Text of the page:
In the four years since she won season six of RuPaul’s Drag Race, Bianca Del Rio has rightfully become the Joan Rivers of drag comedy. “Nobody in ISIS is as hateful as Bianca Del Rio,” legendary drag queen Lady Bunny once said.
She’s launched three international, stand-up tours and starred in two films, Hurricane Bianca and the upcoming sequel, Hurricane Bianca 2: From Russia with Hate, which features Rachel Dratch, Wanda Sykes, and Kristen Johnston. She even has her own line of makeup remover called the Bianca Remover.
Now Del Rio is the author of a forthcoming advice book, Blame It on Bianca Del Rio: The Expert on Nothing with an Opinion on Everything (out May 22 on Dey Street Books), which hatefully begins: “Dr. Phil is a fat, loud blowhard with a Texas twang and male-pattern baldness.” Somewhere up there Rivers is beaming with pride.
RuPaul’s Drag Race broke the glass ceiling for drag queens and made stars of winners like Del Rio, Sharon Needles, and Jinkx Monsoon. But when it came time to writing a book, Del Rio didn’t want to pen the typical grandiose celebrity memoir.
“I thought that was far too egotistical,” Del Rio says over the phone while on break from her current stand-up tour, Blame It on Bianca Del Rio. “I didn’t want to write some boring story about gay life and being abandoned. Nobody cares.”
Instead she solicited questions from fans in letters and emails and on social media and compiled her “bitter, unqualified responses” in an advice book so hysterically scornful the venom practically glistens on the pages.
“I get asked a lot of questions,” Del Rio admits. “’What eyeliner do you wear? What color is that lipstick? Why were you born?’ So I thought, why not address these in a formal way?”
The questions are organized according to topics ranging from family and friendship to sex and etiquette. In one chapter a fan asks, “My new boyfriend and I are totally in love—but we’re both totally bottoms. What should we do?” Del Rio’s answer? “I think the Yellow Pages people said it best: ‘Let your fingers do the walking.’”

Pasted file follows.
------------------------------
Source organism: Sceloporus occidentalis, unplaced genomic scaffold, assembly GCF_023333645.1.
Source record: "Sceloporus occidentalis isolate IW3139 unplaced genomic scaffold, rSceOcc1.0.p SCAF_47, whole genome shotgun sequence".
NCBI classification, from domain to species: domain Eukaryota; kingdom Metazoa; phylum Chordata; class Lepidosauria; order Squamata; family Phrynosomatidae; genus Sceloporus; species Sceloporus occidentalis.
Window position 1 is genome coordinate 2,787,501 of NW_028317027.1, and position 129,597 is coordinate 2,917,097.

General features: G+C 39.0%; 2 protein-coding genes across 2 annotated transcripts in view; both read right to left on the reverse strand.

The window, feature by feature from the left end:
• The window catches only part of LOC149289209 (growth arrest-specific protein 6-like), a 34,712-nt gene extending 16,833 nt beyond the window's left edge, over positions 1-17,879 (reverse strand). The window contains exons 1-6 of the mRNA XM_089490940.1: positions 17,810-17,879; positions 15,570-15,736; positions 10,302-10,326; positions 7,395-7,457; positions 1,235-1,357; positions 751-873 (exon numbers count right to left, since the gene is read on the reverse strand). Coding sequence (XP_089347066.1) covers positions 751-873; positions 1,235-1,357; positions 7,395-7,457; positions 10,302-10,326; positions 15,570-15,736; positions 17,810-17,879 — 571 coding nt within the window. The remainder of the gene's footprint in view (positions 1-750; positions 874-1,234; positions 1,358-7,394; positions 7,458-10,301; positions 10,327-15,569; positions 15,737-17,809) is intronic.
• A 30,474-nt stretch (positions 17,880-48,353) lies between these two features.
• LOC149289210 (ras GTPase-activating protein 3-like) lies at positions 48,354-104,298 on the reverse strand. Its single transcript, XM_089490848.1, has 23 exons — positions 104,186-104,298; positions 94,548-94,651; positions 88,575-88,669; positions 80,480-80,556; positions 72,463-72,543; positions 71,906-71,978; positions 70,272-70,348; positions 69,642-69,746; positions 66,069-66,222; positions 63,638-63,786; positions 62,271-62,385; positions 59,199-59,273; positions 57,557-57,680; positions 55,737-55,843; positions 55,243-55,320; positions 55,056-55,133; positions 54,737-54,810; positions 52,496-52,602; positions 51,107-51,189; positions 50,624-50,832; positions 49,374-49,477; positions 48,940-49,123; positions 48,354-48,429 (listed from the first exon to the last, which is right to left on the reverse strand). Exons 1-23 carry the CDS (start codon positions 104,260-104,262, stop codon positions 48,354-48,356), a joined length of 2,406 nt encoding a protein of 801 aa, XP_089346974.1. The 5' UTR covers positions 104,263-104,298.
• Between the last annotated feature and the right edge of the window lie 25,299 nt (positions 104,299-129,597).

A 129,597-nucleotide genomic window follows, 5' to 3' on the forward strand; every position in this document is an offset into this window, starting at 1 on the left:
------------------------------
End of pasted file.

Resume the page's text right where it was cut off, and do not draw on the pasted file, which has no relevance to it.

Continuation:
Another asks, “My boyfriend has a pencil dick. What should I do?” to which she replies, “Practice your penmanship.” And if you’re wondering what Del Rio would say to Donald Trump if he “grabbed your pussy,” she would tell him to “turn me over; you know he likes to flip properties.”
Del Rio insults the Kardashians, Lady Gaga, Kellyanne Conway, Steve Bannon, “Jesus freaks,” lesbians, the obese, and nearly every city in the world. And she dedicates entire sections of the book to celebrities she thinks are too perky, including Kelly Ripa, who “makes Kathy Lee Gifford look like Sylvia Plath,” and her travel pet peeves, which include “people who travel with faggy little pets as ‘companion animals.’”
Del Rio isn’t just paying homage to her insult-comedy predecessors, but following in the footsteps of drag comedians like Divine, Jackie Beat and Coco Peru.
Del Rio was born Roy Haylock in New Orleans to parents of Cuban and Honduran descent, which, as she joked in her first stand-up tour, The Rolodex of Hate, “basically means that I have an enlarged penis, no credit, and a tendency to take things that don’t belong to me.”
She designed costumes for the New Orleans Opera and, after moving to New York, for musicals such as Wicked, Mamma Mia!, Gypsy and The Lion King. While working in clubs, Del Rio honed her skills as a host and comedian in drag, talking and killing time during other performers’ costume changes. By the time she competed in RuPaul’s Drag Race in 2014, Del Rio had been doing drag for 18 years.
“That’s how I came up with my repertoire and my love and affection for an audience,” says Del Rio, who currently lives in West Hollywood. “I didn’t go the normal route of singing, dancing and lip-syncing, which a lot of people do, and they do it better than me.”
Del Rio credits the two-time Emmy-winning RuPaul for turning a once-niche market like drag into mainstream entertainment. “It’s all over the place,” Del Rio says of the reality TV series. “They show us out of drag and we’re not as threatening as we used to be. Most encounters with drag queens used to only happen in bars. Now we have Drag Race.”
Even in an age when political correctness is threatening to kill comedy faster than you can say Michelle Wolf, Del Rio delights in being offensive.
“I’m a 42-year-old man in wig making fun of myself along with everything else,” Del Rio says. “What’s funny is funny. It doesn’t matter what expense it’s at. There are people who don’t like that and I understand. I don’t like the Kardashians, but I still live a full life. We live in a country that elected Trump. Clearly you have a sense of humor.”
Before it’s officially on sale, Del Rio’s book will be available Fri., May 11 and Sat., May 12 at RuPaul’s DragCon at the L.A. Convention Center, 1201 S. Figueroa St., downtown. Del Rio will be signing books beginning at 9:30 a.m. on Sat., May 12.
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